Here, Bullet is
a poignant poem about war and its deadly consequences. Here, Bullet is the signature poem that also serves as the title of Brian Turner’s book of poems.
The book is based on Turner’s first-person account of his experiences in war-torn Iraq where he serves as an infantry team leader. Turner provides a vivid poetry of witness on the realities of living and more particularly, fighting in Iraq.
As one reads the poems, one gets the feeling that the poet is expressing neither pain nor anger. Rather, there is a growing awareness that the words are meant to tug at one’s heartstrings. That beyond the gruesome realities of war in Iraq, the loss, confusion and emptiness it causes are the far more difficult battle to deal with.
Turner provides a face to what is otherwise mere statistics and impersonal, distant and cleverly-manipulated accounts of the Iraq war. With Turner’s poems, we come to see soldiers as real people capable of feelings. We empathize with the soldier’s plight. We also come to realize that we are neither different nor better than those in Iraq – be it soldiers or locals.
Brian Turner’s poems reflect his experiences and express them with the eloquence and sensitivity of a man deeply affected by what he witnessed. He deplores violence and acknowledges the grief war causes. In the poem Eulogy, Turner attempts to remember a soldier in his platoon who committed suicide. This drastic measure is one of the unfortunate consequences of the war.
The damage the war brought to the human body is a recurring theme in Turner’s poems. This is evident in “AB Negative (The Surgeon’s Poem),” where a surgeon fights back the tears as he realizes that he is unable to save the life of a young woman from Mississippi. The poem “2,000 lbs,” the collection’s longest poem, paints a vivid picture on the immediate aftermath of a car bomb in Ashur Square, Mosul.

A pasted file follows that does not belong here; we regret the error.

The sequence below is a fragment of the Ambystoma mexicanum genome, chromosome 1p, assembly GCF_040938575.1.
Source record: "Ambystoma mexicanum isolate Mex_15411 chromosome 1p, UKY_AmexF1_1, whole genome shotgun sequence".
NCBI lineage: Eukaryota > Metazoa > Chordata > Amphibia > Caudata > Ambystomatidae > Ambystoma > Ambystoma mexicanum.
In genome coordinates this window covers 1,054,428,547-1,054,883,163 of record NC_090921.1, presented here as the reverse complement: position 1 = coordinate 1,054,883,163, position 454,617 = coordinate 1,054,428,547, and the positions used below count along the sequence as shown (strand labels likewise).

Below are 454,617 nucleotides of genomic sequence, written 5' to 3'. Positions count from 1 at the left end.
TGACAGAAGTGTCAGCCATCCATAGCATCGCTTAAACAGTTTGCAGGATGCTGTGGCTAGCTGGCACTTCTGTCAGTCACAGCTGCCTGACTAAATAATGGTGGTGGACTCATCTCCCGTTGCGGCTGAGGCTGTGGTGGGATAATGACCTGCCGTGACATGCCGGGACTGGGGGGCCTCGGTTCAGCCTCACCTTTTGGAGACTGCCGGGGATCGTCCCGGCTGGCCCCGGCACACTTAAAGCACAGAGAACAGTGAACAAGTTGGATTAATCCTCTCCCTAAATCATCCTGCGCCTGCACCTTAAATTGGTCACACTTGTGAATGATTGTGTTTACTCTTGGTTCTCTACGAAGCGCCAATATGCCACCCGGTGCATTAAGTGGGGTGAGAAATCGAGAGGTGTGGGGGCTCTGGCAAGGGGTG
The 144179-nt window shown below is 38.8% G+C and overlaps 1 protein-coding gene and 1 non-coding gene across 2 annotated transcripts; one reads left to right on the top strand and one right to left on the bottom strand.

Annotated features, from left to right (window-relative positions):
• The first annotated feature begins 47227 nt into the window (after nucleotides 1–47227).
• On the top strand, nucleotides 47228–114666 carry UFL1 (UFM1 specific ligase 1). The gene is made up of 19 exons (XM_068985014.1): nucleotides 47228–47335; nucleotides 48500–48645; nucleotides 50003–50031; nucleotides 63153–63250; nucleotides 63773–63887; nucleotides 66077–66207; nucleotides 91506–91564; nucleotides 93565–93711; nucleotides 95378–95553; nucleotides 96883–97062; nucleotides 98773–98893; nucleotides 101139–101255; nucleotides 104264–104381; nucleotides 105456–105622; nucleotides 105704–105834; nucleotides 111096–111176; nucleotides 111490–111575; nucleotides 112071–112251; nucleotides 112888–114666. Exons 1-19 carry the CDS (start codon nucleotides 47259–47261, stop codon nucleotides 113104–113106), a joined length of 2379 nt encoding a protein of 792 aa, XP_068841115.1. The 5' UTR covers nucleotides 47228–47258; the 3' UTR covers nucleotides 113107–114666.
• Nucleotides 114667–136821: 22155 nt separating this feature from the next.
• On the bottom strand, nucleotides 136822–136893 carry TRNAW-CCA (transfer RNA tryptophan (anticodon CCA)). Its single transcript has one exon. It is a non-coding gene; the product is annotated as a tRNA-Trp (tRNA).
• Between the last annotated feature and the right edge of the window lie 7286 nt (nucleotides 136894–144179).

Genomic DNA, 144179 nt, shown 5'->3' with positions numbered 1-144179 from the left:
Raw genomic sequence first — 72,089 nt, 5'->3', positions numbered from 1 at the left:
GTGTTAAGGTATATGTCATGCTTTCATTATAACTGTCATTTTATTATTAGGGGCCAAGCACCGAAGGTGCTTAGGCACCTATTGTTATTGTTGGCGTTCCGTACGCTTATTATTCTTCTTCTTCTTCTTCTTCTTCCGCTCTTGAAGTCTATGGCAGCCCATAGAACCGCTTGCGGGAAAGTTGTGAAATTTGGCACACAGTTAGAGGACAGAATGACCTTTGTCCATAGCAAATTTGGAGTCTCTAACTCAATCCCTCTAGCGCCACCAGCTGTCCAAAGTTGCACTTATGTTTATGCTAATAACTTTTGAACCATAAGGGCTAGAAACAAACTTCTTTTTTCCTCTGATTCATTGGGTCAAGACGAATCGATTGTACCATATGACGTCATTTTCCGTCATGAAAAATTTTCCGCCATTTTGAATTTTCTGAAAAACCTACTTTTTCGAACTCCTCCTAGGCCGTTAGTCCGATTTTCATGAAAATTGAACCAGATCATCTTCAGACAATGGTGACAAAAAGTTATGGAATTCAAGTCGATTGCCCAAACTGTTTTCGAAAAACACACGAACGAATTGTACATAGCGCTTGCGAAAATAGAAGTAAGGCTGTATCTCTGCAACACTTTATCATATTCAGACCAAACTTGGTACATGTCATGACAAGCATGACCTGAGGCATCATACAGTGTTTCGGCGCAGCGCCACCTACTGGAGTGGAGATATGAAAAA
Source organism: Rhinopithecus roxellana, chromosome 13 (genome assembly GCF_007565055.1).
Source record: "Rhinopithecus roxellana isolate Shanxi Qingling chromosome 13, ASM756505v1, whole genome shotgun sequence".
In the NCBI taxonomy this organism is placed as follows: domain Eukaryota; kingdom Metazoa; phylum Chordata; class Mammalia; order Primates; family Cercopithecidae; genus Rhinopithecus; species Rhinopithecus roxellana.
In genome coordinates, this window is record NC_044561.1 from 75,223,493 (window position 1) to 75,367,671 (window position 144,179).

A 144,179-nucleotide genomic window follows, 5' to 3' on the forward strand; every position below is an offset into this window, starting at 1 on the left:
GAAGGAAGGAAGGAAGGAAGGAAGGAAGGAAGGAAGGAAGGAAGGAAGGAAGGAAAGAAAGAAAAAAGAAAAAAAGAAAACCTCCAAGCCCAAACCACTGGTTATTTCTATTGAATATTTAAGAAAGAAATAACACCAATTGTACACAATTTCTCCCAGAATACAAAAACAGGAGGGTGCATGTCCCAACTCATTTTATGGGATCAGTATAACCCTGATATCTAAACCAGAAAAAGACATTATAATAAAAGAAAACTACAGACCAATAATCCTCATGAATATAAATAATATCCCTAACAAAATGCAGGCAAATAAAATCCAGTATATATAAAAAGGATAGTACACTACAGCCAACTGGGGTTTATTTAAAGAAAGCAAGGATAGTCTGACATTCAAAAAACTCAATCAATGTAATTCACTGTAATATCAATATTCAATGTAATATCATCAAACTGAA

“Night in Blue” poses an interesting question to readers ‘did Iraq provide him an understanding of hardship and loss?’ When asked, Turner himself is unsure of how to react. It prompts him to explain further, “I never had to deal with pain like the woman who had to bury a child, never had a spouse taken away in the middle of the night, never lost hands or legs. I didn’t come back to America damaged. I didn’t feel as damaged as other people in Iraq.”
Here, Bullet is poetry of witness that presents harsh realities in war and its undesirable impact. Turner’s honesty and skill in depicting his battle experiences brings us up close and personal with the Iraqi war. Due to that, Turner’s poems deserve a special place in literature for its bravery and uniqueness. This makes Here, Bullet a must-read for anyone who cares about the damages and consequences of war.